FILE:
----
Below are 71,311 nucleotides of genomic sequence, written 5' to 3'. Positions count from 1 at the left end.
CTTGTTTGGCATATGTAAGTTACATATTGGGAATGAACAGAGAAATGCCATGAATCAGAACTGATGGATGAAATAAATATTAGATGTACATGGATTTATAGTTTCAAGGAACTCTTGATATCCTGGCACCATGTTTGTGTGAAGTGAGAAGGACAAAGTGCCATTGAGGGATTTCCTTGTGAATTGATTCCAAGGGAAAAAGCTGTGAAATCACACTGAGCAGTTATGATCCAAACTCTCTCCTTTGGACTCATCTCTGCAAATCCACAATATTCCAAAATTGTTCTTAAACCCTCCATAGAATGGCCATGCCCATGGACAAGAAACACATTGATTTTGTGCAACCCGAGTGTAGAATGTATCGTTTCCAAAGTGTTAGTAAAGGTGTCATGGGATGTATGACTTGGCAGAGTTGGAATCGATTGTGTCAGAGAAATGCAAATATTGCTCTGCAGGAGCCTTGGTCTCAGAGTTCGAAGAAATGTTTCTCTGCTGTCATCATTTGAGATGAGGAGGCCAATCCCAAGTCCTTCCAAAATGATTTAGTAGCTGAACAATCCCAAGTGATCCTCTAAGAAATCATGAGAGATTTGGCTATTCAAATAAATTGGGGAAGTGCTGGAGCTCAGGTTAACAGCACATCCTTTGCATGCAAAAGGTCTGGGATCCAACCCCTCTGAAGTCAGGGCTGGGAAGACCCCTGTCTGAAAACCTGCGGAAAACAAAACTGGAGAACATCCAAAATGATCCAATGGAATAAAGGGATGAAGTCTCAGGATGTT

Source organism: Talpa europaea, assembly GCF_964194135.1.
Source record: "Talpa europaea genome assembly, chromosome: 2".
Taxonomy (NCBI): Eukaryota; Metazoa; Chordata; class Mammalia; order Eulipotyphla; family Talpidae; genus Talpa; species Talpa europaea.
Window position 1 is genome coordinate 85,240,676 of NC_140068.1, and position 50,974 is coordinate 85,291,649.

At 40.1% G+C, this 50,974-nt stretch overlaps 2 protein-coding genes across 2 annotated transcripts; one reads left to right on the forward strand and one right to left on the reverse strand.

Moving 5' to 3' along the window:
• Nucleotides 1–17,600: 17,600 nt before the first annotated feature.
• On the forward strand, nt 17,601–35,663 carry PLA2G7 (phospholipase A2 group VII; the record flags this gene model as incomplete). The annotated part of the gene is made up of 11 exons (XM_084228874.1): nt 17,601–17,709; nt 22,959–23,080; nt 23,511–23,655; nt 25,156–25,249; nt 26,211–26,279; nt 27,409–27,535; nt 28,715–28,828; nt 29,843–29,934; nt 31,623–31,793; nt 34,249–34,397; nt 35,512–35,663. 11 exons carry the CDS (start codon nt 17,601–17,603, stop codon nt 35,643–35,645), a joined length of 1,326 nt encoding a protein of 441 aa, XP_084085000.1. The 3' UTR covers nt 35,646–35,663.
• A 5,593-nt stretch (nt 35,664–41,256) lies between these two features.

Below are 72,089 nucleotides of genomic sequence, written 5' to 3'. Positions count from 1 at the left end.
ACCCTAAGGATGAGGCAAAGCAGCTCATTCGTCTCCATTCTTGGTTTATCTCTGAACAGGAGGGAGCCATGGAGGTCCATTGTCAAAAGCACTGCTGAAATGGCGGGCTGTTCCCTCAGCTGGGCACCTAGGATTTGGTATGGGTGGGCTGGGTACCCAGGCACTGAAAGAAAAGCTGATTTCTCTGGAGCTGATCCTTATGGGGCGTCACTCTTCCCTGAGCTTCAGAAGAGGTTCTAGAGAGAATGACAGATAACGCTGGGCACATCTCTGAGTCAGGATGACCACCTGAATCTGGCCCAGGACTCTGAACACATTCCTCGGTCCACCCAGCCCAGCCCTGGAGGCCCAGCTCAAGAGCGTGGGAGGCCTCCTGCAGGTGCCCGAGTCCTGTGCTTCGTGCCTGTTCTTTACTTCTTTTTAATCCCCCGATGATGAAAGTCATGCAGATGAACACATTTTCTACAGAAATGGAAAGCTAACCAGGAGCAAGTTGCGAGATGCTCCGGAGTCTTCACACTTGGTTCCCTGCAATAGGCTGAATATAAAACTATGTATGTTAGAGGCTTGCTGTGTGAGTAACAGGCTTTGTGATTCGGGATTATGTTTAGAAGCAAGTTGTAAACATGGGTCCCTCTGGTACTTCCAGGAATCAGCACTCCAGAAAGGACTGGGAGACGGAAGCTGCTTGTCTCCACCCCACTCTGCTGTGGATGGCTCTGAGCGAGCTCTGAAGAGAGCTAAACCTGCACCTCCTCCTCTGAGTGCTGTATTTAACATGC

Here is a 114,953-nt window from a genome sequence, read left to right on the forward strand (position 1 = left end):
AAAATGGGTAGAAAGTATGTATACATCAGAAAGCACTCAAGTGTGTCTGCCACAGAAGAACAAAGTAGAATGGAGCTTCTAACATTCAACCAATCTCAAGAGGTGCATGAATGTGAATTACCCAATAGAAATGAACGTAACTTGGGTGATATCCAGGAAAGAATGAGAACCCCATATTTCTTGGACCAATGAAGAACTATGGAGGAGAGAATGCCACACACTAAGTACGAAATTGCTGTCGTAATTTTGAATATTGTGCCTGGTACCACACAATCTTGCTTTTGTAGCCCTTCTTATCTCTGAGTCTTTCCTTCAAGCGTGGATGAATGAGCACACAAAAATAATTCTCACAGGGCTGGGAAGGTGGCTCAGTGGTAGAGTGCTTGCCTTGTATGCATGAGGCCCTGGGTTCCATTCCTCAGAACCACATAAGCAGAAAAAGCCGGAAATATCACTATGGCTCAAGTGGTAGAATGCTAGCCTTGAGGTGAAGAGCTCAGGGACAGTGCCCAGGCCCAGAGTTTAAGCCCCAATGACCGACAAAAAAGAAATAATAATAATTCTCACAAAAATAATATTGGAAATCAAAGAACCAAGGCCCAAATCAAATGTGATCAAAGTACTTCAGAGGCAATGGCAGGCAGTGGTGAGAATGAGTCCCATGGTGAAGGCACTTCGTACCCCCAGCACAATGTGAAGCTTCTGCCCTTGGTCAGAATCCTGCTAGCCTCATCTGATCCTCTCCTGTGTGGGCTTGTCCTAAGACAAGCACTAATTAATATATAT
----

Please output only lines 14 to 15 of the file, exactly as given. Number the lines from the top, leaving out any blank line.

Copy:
Here is a 114,953-nt window from a genome sequence, read left to right on the forward strand (position 1 = left end):
AAAATGGGTAGAAAGTATGTATACATCAGAAAGCACTCAAGTGTGTCTGCCACAGAAGAACAAAGTAGAATGGAGCTTCTAACATTCAACCAATCTCAAGAGGTGCATGAATGTGAATTACCCAATAGAAATGAACGTAACTTGGGTGATATCCAGGAAAGAATGAGAACCCCATATTTCTTGGACCAATGAAGAACTATGGAGGAGAGAATGCCACACACTAAGTACGAAATTGCTGTCGTAATTTTGAATATTGTGCCTGGTACCACACAATCTTGCTTTTGTAGCCCTTCTTATCTCTGAGTCTTTCCTTCAAGCGTGGATGAATGAGCACACAAAAATAATTCTCACAGGGCTGGGAAGGTGGCTCAGTGGTAGAGTGCTTGCCTTGTATGCATGAGGCCCTGGGTTCCATTCCTCAGAACCACATAAGCAGAAAAAGCCGGAAATATCACTATGGCTCAAGTGGTAGAATGCTAGCCTTGAGGTGAAGAGCTCAGGGACAGTGCCCAGGCCCAGAGTTTAAGCCCCAATGACCGACAAAAAAGAAATAATAATAATTCTCACAAAAATAATATTGGAAATCAAAGAACCAAGGCCCAAATCAAATGTGATCAAAGTACTTCAGAGGCAATGGCAGGCAGTGGTGAGAATGAGTCCCATGGTGAAGGCACTTCGTACCCCCAGCACAATGTGAAGCTTCTGCCCTTGGTCAGAATCCTGCTAGCCTCATCTGATCCTCTCCTGTGTGGGCTTGTCCTAAGACAAGCACTAATTAATATATAT